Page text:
Today, a 17th-century thinker searches for gold. The
University of Houston's College of Engineering presents this series about the
machines that make our civilization run, and the people whose ingenuity created them.
One hears talk of superstitious alchemy and enlightened
science. That makes a neat package, but the world is not so neat. To trace the
real metamorphosis of alchemy, let's meet a late alchemist -- Johann Joachim Becher,
born in Germany in 1635.
Becher edited an alchemical tract when he was nineteen. From then on, his life
revolved about the twin themes of alchemy and gold. He published his first book
when he was twenty-six, and it established him as a metallurgical chemist.
But he lived a restless life. He worked for a while in Munich as advisor to the
elector of Bavaria, then in Vienna as counselor to the Austrian emperor. In Austria,
he proposed facilitating trade with the Dutch by building a canal between Rhine and
Danube Rivers. That canal actually got built, but not until 1992.
Becher also argued that governments should strictly control the flow of goods and
money -- that colonies should make up deficits with raw materials, chiefly with gold.
His 1668 book, Political Discourse, established him as the leading German
theorist of that economic system, which we came to call mercantilism. After
ten years in Vienna, his radical ideas got him fired. He was even jailed for protesting
the importation of French goods.
So Becher moved on to Holland. There he tried to sell the Dutch assembly on a process
for extracting gold from coastal sand. He built a small demonstration process, then
suddenly deserted his family and ran off to England without building the pilot plant.
His last book was a chemistry text published just before he died in 1682. Its 1500
chemical processes included one for making a "philosopher's stone" to turn lead into gold.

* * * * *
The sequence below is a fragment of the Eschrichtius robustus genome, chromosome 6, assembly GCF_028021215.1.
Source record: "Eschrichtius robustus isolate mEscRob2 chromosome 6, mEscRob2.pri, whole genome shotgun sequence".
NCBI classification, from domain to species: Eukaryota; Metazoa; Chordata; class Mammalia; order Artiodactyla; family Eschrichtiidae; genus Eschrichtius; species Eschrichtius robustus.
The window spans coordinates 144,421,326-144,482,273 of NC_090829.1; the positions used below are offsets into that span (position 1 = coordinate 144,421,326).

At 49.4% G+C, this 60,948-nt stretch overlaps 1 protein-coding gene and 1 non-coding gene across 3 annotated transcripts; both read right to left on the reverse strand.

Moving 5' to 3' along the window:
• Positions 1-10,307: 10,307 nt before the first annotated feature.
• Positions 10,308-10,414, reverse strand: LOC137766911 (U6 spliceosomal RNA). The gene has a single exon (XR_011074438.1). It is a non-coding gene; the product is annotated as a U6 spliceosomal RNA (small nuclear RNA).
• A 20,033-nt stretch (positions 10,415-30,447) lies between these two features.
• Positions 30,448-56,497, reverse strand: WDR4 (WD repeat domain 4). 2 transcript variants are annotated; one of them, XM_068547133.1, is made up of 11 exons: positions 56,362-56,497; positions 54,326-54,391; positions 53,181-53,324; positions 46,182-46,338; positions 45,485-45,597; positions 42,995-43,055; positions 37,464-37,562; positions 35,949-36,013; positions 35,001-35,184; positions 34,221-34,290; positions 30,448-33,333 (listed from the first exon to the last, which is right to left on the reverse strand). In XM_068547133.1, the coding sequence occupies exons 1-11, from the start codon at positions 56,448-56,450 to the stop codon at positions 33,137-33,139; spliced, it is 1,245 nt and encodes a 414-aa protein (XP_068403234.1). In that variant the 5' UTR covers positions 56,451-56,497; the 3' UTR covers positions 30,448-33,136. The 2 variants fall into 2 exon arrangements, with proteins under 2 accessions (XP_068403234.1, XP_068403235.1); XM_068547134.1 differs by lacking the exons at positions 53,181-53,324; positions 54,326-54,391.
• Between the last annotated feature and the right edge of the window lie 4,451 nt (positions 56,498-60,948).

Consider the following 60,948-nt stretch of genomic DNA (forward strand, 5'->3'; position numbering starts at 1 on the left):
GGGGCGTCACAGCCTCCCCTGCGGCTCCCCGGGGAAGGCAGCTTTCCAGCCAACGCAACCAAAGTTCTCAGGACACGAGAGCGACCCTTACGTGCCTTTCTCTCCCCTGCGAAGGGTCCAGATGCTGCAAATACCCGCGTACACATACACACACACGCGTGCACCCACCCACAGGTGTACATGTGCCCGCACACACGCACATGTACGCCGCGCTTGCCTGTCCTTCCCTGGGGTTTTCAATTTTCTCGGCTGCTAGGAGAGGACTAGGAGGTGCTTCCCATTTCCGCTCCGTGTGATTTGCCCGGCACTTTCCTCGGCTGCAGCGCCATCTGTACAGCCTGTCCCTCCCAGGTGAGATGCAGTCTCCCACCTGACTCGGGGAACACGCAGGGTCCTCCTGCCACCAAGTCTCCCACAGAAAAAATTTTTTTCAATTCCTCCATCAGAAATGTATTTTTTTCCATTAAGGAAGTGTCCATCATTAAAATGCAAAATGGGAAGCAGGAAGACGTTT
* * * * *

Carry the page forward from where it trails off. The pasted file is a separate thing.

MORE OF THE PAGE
Two years later, Newton wrote the Principia, and the rules of science changed
radically. But Europe did embrace Becher's Mercantilism, and almost immediately began pushing
it to various breaking points. Spain had most grievously misread Becher's ideas. She did
herself serious harm by stealing all the gold from her Central American colonies and spending
it without building up internal technologies. But that was not Becher's worry. He simply said,
... chemists are a strange class of mortals, impelled by an almost insane impulse
to seek their pleasure among smoke and vapor, soot and flame, poisons and poverty,
yet among all these evils I seem to live so sweetly, that [I'd die before I'd]
change places with the Persian King.
For someone who rode so many wrong horses, Becher's legacy was quite large. He spurred
others to make important changes in the way alchemy was used. He began to endow its essences
with what we would call chemical properties. As he stirred the pot of 17th-century thinking,
he set in motion changes in science, government, and economics. While he focused on gold,
he actually helped to create a world that was far less vulnerable to gold's empty promises.
I'm John Lienhard, at the University of Houston,
where we're interested in the way inventive minds
A. G. Debus, "Becher, Johann Hoachim," in C. C. Gillispie, ed., Dictionary of Scientific
Biography, Vol. 1 (New York: Charles Scribner's Sons, 1970).
See also, this biography of Becher's student, Stahl: L. S. King, "Stahl, Georg Ernst," in
C. C. Gillispie, ed., Dictionary of Scientific Biography, Vol. 12 (New York:
Charles Scribner's Sons, 1975).
For more on Becher's role in scientific change, see: J. H. Lienhard,
How Invention Begins: Echoes of Old Voices in the Rise of New Machines.
(New York: Oxford University Press, 2006): Chapter 6.
This is a greatly revised version of Episode 293.
Frontispiece and title page of Becher's Physica Subterranea,
first published in 1669.
The Engines of Our Ingenuity is
Copyright © 1988-2006 by John H.